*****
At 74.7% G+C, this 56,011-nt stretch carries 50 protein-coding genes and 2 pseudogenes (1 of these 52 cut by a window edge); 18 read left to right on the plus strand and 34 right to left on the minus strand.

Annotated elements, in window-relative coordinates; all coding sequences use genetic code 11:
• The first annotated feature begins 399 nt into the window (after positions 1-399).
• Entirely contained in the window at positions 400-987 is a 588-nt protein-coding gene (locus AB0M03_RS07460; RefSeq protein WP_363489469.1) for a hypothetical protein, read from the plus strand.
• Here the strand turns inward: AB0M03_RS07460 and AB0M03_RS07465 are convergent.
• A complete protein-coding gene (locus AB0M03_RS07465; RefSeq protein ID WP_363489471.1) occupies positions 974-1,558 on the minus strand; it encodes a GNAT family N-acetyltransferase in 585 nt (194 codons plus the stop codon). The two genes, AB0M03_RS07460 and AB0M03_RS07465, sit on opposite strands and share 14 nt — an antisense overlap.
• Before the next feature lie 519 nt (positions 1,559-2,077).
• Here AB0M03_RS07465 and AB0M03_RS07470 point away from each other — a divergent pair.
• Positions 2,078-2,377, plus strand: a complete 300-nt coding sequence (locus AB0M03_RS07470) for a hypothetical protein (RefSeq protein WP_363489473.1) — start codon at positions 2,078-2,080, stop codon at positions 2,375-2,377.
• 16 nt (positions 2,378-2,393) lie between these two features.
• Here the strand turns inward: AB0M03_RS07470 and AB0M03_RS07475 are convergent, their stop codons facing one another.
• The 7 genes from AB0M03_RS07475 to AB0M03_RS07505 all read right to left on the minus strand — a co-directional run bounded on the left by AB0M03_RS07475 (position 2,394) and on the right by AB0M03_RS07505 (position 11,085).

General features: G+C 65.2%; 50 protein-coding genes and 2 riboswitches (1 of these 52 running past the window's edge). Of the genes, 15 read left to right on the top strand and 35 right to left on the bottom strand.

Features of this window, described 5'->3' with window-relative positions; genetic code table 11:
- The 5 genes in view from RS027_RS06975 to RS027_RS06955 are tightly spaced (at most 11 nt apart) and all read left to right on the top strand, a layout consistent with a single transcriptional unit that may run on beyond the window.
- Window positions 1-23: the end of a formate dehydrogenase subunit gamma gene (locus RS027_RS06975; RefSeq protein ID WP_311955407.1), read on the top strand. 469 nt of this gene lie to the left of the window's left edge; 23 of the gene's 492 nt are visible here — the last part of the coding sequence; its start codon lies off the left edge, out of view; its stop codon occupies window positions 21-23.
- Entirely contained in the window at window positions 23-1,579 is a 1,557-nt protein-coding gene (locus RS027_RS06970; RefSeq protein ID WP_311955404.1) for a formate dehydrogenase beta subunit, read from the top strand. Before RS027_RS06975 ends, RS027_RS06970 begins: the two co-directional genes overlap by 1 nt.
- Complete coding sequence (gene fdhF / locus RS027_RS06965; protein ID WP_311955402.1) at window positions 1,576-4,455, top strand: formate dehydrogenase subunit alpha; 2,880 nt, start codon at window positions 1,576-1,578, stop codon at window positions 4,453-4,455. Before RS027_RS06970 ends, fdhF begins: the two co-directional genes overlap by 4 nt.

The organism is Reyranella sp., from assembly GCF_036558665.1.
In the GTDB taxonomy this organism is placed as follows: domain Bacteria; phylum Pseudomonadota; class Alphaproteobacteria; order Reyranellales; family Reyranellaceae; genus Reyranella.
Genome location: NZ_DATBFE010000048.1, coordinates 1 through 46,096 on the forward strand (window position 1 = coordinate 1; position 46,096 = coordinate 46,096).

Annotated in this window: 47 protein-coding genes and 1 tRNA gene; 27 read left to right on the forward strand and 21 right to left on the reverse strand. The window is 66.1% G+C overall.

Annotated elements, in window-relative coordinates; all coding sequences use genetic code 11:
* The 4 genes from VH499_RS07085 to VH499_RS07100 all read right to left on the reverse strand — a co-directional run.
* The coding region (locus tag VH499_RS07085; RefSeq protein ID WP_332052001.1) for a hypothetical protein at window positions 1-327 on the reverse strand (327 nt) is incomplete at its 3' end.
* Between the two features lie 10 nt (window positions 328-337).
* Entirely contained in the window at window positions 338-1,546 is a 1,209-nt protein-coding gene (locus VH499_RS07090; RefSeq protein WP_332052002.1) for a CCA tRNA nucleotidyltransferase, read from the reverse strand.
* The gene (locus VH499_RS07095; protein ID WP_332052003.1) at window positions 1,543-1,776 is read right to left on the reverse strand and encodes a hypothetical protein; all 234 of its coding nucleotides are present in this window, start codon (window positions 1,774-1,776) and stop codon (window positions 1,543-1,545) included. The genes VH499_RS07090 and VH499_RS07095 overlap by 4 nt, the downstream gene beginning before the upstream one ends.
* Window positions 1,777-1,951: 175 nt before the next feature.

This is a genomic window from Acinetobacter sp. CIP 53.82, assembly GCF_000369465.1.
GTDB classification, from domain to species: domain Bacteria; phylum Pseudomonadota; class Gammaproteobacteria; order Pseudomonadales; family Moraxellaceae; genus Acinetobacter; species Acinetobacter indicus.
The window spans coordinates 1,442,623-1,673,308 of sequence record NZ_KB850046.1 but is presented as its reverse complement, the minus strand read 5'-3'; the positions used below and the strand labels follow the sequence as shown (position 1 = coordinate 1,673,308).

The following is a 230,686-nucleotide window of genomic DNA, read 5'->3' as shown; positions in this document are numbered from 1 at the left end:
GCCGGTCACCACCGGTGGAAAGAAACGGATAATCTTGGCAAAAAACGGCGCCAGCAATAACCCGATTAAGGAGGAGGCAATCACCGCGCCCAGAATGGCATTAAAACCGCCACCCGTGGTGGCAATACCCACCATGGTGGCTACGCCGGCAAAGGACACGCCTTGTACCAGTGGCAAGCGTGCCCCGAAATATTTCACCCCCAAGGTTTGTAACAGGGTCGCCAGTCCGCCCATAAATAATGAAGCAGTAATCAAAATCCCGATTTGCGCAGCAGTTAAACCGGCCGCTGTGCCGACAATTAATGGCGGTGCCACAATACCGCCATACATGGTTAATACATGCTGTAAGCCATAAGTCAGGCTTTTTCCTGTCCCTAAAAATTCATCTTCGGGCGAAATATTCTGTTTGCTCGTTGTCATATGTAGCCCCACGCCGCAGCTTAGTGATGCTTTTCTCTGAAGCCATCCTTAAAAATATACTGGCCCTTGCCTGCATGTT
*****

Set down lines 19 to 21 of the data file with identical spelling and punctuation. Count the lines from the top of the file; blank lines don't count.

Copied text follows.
The organism is Reyranella sp., from assembly GCF_036558665.1.
In the GTDB taxonomy this organism is placed as follows: domain Bacteria; phylum Pseudomonadota; class Alphaproteobacteria; order Reyranellales; family Reyranellaceae; genus Reyranella.
Genome location: NZ_DATBFE010000048.1, coordinates 1 through 46,096 on the forward strand (window position 1 = coordinate 1; position 46,096 = coordinate 46,096).